The amount of the allowance is 32% of the BMAF, or €129.99 per month. Children with a disability rating of at least 80% are eligible for an allowance supplement, the amount of which varies according to their needs or degree of disability. To determine the amount of the supplement, the child's condition is classified by a Committee for the Rights and Self-dependency of Disabled Persons (CDAPH) in one of six categories, using a rating scale that assesses the special care needs and costs, the financial consequences arising from the disability and/or loss of income for a parent staying at home to look after the child, and the need for a paid carer. The monthly amounts of the supplement are as follows:

Parents can choose between the supplement and the disability compensation benefit (Prestation de compensation du handicap/ PCH) paid by the Conseil Général, which is intended to contribute towards the cost of the continuing care needs arising from the disability. The AEEH supplement may be paid concurrently with the "3rd element" of the compensation benefit, which is designed to help towards home and vehicle conversion costs and transport costs.

For more information on the disability compensation benefit (PCH), visit the website of the National Solidarity Fund for Autonomy (Caisse nationale de solidarité pour l'autonomie).

Increase for single parents: Single parents of children in the second to sixth categories who stop working, reduce their work hours or hire paid help, are entitled to the following increases of the supplement: second category: €52.81; third category: €73.12, fourth category: €231.54, fifth category: €296.53, sixth category: €434.64.

2) Back-to-school allowance

This means-tested allowance is payable for any child of school age (6 to 18) as of 15th September of the relevant year, who is duly attending school. The amount payable depends on the age of the child to reflect needs.

The allowance is payable to families or persons with children aged six to 18 attending school, and whose income is below a certain level (which varies based on family makeup and number of dependent children). It is a lump sum to be paid by 31st October at the latest. If the family's income is below the assessment ceiling, the allowance is paid at the full rate. If the family income is slightly above the assessment ceiling and below another limit decided by government order, a supplemental allowance is paid.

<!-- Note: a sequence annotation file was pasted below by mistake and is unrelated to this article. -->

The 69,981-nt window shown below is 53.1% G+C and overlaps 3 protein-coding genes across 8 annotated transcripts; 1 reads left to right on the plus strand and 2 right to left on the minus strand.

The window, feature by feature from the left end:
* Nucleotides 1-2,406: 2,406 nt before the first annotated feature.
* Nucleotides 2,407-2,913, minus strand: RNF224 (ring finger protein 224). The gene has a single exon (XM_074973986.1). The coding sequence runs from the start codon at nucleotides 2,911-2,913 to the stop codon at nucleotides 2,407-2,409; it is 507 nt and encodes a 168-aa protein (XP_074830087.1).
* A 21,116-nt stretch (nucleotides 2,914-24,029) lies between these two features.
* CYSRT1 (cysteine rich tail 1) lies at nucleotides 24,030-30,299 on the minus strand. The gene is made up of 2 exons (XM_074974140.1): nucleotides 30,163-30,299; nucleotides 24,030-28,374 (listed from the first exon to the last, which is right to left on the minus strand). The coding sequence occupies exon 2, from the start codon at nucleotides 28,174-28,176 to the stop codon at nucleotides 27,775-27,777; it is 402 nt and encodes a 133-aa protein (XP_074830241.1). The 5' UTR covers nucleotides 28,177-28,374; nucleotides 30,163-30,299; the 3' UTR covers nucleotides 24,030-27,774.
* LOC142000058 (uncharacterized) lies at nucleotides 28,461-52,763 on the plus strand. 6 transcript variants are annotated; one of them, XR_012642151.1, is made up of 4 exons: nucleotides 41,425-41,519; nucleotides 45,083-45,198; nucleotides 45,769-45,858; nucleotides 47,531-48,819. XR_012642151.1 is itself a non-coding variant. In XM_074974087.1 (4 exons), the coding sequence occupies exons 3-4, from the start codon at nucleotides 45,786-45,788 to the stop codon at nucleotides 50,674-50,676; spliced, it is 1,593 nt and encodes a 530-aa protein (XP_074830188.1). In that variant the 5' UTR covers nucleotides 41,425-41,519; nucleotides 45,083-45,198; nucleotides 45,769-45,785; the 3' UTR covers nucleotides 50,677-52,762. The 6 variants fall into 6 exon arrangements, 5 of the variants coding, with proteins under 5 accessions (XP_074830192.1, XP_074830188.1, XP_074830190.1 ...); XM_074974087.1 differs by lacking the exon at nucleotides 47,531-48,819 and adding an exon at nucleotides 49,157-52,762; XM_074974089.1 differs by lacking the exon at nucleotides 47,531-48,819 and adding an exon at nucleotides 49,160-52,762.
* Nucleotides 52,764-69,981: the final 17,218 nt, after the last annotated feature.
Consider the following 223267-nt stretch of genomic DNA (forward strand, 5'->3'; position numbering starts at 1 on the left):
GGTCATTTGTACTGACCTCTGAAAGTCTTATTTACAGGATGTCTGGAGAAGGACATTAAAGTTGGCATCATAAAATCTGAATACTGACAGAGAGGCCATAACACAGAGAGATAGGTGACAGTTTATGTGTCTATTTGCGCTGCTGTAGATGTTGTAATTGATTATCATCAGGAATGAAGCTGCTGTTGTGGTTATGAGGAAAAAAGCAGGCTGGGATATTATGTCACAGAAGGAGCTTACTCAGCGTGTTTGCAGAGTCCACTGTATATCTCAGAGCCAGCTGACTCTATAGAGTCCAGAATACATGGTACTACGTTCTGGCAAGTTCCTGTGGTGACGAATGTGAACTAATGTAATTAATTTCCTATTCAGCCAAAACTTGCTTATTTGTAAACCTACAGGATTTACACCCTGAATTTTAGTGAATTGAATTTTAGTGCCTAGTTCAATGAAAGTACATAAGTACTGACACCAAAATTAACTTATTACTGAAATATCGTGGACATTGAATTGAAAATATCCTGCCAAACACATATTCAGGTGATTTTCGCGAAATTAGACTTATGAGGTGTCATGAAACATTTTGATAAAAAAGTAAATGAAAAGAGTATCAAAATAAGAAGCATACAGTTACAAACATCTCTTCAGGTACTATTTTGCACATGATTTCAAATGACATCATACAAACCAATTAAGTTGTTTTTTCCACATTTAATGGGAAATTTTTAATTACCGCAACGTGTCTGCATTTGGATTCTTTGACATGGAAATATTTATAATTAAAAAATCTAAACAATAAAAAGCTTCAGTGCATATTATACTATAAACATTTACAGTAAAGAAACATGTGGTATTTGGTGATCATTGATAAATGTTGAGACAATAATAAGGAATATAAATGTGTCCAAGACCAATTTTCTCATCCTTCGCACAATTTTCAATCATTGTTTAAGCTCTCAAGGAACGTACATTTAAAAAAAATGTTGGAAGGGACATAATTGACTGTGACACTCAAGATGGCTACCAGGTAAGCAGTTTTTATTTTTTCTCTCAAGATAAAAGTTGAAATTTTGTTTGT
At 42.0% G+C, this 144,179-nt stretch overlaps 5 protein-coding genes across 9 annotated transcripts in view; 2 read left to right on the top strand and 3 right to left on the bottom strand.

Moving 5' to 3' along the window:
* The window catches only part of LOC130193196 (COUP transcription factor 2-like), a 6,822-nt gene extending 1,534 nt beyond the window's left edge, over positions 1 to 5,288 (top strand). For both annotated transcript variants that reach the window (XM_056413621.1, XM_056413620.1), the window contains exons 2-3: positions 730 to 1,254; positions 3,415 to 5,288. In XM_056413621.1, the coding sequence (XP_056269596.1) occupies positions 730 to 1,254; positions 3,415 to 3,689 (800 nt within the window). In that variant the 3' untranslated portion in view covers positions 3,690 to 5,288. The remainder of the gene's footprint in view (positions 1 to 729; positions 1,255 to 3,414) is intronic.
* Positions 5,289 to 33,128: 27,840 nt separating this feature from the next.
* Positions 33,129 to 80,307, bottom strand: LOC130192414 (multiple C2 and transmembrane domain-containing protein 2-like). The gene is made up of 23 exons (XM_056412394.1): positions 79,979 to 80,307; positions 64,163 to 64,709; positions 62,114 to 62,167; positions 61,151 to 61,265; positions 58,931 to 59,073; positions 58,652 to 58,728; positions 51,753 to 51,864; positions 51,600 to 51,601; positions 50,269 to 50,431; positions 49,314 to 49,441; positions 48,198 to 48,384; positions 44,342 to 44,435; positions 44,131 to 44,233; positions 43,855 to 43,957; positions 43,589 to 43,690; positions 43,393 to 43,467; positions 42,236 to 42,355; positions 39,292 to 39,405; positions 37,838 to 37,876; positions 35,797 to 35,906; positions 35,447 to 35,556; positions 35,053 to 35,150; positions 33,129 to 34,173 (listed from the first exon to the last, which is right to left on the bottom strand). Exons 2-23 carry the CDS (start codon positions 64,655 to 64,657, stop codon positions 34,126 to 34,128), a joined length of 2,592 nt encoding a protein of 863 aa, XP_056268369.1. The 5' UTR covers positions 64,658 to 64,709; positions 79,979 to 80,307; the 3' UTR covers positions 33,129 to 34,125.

The full-rate allowance is:

3) Daily parental attendance allowance

The daily parental attendance allowance has replaced the parent's attendance allowance since 1st July 2006. It is paid to any person looking after a child under 20 and suffering from a disease or severe handicap requiring constant assistance and attendance. To qualify, the beneficiary must be obliged to take time off work and be granted parent's attendance leave. A doctor's certificate attesting to the child's medical condition must be furnished to the medical board of the relevant Health Insurance Fund.

The amount of the daily allowance is €43.18 if the beneficiary is part of a couple and €51.30 for a single parent.

The beneficiary is entitled to 310 days of paid leave, paid on a daily basis and to be taken over a three-year period depending on the child's needs.

If the monthly expenses necessitated by the child's condition exceed €110.45, a supplement is payable to families on incomes below a certain level, on production of the relevant receipts.

4) Family housing allowance

This allowance is a family benefit intended to help families pay their housing costs. Payment of the allowance is contingent on the characteristics of the property in which the family is housed (surface area and conditions), the rent paid and the family's income.

5) Moving allowance

The moving allowance is a means-tested benefit payable to families with at least three children and who are entitled to housing benefits for their new home. The bonus is equal to the actual moving expenses, up to a limit of 240% of the monthly base used to calculate family benefits for families with three dependent children with a 20% increase per additional child. The maximum amount of the allowance is €974.90 for families with three children, plus €81.24 for each additional child.

As of 1st January 1997, all family benefits - except the special education allowance inclusive of supplement and the moving allowance - are subject to a 0.5% CRDS tax. The tax is collected directly by the Family Benefit Funds. The amounts shown above are the applicable rates before deduction of the CRDS.

For more information, visit the CAF website.